A formative evaluation of an Aotearoa New Zealand family/whānau violence programme : examining facilitators’ perspectives of goodness of fit, efficacy, and fidelity. (2021)
Type of ContentTheses / Dissertations
Degree NameMaster of Science
PublisherUniversity of Canterbury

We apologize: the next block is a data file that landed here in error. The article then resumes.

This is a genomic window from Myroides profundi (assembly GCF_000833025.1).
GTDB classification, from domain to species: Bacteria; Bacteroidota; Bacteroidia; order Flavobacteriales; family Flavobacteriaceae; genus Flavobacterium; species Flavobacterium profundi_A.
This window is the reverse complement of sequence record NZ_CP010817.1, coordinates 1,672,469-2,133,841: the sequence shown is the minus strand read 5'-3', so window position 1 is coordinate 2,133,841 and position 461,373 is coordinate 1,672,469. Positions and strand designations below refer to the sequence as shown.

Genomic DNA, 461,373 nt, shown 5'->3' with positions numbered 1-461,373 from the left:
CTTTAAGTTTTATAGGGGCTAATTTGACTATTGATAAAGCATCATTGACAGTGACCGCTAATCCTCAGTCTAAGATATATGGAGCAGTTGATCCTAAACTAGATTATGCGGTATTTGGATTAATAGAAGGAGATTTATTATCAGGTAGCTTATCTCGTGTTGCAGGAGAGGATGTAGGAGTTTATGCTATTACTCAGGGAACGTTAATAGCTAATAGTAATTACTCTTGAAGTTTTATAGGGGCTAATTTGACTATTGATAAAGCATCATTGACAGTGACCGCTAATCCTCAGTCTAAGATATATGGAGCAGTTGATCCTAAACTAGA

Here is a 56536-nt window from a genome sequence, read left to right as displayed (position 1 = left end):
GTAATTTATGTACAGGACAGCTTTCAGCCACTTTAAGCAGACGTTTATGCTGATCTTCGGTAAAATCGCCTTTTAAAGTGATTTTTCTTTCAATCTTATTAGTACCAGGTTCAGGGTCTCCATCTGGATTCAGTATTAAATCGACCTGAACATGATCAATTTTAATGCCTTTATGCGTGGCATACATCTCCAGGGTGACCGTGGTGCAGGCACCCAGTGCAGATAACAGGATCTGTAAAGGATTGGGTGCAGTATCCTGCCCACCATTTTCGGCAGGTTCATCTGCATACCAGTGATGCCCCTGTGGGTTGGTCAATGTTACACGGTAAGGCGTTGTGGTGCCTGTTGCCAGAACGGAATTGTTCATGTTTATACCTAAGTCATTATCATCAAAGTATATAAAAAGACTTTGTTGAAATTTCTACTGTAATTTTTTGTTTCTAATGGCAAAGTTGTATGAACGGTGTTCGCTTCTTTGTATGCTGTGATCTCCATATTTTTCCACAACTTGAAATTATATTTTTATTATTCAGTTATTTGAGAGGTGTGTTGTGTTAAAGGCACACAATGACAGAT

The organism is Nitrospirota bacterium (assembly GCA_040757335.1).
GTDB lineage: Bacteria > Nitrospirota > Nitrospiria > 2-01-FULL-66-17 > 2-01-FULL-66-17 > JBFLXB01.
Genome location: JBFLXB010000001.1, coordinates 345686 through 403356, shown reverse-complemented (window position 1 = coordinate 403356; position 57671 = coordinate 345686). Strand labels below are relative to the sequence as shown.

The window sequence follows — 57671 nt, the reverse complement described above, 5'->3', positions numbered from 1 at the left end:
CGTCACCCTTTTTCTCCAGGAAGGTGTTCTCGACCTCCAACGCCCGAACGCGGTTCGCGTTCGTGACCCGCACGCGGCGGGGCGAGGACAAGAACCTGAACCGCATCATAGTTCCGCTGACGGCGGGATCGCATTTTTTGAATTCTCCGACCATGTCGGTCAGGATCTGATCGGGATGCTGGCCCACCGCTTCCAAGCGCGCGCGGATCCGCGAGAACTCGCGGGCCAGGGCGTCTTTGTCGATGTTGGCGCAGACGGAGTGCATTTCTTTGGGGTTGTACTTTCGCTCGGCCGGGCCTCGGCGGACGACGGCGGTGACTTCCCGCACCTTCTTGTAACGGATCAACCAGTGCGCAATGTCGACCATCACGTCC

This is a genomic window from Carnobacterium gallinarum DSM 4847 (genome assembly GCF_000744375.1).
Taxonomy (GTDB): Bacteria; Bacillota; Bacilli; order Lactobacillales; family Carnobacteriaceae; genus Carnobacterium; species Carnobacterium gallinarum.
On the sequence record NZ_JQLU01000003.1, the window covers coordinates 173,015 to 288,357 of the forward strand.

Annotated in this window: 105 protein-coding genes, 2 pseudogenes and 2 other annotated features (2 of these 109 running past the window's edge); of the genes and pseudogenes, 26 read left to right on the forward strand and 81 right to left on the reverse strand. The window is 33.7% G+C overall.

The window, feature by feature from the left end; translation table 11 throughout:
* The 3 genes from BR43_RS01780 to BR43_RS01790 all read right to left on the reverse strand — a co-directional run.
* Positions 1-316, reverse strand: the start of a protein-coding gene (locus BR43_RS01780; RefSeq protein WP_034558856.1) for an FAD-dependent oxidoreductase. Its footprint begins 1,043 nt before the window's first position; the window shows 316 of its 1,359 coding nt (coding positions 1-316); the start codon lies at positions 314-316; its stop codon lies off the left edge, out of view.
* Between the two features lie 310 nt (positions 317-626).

Family/whānau violence and intimate partner violence are now unquestionably seen as a major social burden internationally and in Aotearoa New Zealand (Martin et al., 2006). In our communities there are some populations that are significantly more vulnerable to experiencing violence and crime (Slabber, 2012; Understanding Family Violence, 2017), and in Aotearoa the statistics consistently show that Māori are over represented in family violence experiences. Despite increasing efforts to address these challenges, there continues to be a scarcity of intervention strategies that are culturally-adapted, much less culturally-based (Leske et al., 2016; Te Puni Kōkiri, 2010). This study attempted to understand the goodness of fit, efficacy, and fidelity of a novel, culturally-centred programme supporting fathers desisting from intimate-partner and family/whānau violence. Employing kaupapa Māori research principles and a qualitative collaborative evaluation research design, five programme facilitators were interviewed. The findings revealed that facilitators strongly endorsed the utility and integration of three programme values, including aroha, manaakitanga, and whanaungatanga. However, facilitators believed the programme’s three remaining values (wairuatanga, mana motuhake, and ako) were less integrated. The findings also identified facilitators’ perspectives of several factors that foster the efficacy of the programme, including the deconstruction and reconceputalisation of key Māori cultural concepts such aroha and mana, the re-evaluation of the tāne Māori identity, and the integral group processes of whanaungatanga and manaakitanga. Finally, in investigating fidelity, the current research identified that facilitators diverged from the programme content at varying degrees which offered insight into potential areas or need for programme revision and/or amendments and emphasised the tension that exists between programme adaptation and programme fidelity (Leske et al., 2016). These findings are discussed in light of the programme’s content, culturally-responsive group facilitation, and as related to the broader whānau violence literature in Aotearoa and international best- practice recommendations when working with fathers with a history of violence.
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